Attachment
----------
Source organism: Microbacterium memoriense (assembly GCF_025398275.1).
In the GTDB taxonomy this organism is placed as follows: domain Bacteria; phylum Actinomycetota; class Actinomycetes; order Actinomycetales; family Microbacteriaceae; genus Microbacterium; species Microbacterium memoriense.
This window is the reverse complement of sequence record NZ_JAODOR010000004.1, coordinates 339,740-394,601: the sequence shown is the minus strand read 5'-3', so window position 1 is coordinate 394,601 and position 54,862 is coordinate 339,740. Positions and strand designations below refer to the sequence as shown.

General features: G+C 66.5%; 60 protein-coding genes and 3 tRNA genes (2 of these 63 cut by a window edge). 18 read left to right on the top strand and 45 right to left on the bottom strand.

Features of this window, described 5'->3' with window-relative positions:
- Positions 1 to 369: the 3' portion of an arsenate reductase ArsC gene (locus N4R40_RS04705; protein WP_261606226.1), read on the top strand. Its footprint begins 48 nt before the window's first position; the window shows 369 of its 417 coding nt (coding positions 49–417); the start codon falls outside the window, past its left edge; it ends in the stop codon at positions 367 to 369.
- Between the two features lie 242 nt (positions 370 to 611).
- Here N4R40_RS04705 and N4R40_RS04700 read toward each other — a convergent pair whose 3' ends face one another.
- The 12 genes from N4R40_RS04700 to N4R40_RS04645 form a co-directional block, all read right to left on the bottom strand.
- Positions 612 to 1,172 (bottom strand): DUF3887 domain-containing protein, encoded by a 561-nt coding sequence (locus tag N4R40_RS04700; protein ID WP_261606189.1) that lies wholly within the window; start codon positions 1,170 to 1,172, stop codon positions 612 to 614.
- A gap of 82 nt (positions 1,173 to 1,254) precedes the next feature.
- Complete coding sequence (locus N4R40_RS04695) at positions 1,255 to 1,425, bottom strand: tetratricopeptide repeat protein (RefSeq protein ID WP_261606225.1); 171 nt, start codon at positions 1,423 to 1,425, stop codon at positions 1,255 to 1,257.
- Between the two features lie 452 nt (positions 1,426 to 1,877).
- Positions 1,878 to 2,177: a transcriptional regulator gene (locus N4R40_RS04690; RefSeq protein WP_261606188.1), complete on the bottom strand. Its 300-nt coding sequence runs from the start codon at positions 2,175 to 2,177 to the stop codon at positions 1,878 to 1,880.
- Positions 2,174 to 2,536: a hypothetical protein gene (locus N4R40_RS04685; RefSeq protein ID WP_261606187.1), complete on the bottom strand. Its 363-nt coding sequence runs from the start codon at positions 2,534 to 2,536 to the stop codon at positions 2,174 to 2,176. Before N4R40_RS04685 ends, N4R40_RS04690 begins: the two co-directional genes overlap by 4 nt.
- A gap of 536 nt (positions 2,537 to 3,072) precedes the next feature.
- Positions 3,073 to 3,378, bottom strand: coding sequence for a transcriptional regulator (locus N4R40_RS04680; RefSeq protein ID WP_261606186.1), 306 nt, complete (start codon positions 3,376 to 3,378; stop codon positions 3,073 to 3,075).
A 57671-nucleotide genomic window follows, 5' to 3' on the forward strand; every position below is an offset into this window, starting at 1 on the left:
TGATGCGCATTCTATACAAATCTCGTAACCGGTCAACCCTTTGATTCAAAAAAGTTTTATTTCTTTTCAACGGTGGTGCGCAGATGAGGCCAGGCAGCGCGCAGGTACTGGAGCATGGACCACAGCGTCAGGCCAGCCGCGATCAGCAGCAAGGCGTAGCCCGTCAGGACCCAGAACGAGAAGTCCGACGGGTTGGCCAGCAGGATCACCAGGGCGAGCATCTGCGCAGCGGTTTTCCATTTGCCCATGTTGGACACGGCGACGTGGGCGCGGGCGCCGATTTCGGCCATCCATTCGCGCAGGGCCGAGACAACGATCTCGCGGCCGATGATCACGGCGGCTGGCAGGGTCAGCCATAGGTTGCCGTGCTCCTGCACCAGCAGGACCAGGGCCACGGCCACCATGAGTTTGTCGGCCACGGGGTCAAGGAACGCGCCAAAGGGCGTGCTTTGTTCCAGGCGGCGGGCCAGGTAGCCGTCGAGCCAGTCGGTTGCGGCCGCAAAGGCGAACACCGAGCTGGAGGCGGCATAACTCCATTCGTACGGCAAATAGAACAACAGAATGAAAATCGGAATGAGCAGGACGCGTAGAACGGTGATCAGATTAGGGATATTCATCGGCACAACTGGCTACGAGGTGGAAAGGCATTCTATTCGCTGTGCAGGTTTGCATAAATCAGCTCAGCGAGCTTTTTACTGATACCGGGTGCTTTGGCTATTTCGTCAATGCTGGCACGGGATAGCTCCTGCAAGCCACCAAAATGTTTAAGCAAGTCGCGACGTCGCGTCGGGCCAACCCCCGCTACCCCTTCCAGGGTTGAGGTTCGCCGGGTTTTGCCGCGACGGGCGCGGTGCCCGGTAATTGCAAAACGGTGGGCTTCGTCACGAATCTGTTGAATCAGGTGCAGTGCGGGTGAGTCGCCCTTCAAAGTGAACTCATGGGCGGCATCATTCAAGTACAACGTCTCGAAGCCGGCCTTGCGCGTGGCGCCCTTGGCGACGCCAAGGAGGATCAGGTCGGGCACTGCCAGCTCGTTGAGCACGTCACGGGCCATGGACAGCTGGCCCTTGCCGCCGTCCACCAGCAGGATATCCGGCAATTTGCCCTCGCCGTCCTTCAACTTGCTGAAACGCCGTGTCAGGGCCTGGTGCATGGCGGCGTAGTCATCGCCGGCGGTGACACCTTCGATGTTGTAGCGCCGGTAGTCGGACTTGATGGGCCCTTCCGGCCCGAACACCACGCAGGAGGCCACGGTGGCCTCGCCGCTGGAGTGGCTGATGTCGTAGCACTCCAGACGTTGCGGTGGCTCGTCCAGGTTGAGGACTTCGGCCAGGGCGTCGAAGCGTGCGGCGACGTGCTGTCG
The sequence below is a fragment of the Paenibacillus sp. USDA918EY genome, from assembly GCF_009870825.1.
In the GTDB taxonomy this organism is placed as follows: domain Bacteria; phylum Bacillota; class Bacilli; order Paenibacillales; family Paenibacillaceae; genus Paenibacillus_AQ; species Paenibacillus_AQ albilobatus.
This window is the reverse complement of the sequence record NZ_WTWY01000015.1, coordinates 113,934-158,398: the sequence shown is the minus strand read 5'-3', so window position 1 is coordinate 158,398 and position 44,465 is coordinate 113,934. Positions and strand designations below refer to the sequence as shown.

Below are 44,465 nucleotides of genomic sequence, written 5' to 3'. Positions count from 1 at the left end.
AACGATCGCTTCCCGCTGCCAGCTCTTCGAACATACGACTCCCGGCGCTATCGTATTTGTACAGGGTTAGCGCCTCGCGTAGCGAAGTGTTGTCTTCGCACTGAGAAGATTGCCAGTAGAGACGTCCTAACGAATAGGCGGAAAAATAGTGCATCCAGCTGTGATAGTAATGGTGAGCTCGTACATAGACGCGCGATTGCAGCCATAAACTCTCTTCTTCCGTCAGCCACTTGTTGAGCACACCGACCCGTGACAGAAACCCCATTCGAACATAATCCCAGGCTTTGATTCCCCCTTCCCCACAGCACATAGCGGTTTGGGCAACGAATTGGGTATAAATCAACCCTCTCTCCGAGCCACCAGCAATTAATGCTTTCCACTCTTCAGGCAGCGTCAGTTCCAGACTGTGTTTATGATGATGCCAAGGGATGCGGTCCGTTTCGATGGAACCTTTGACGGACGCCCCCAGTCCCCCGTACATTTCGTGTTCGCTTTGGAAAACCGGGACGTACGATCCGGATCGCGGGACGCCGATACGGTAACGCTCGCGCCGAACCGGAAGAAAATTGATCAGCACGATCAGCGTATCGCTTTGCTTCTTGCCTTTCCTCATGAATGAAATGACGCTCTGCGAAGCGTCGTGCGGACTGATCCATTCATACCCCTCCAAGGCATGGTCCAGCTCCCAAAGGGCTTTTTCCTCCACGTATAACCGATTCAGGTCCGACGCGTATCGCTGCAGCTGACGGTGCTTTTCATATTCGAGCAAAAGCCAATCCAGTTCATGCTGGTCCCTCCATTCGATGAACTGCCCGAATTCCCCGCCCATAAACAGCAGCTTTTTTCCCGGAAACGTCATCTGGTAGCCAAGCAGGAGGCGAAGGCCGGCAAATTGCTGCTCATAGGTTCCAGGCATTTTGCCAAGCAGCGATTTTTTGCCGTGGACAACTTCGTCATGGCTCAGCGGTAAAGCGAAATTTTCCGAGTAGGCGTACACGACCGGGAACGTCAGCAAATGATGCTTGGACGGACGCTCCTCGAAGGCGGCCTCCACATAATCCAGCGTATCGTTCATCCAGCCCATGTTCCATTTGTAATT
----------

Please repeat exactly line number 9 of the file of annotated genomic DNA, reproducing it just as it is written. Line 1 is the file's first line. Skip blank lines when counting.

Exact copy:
- The 12 genes from N4R40_RS04700 to N4R40_RS04645 form a co-directional block, all read right to left on the bottom strand.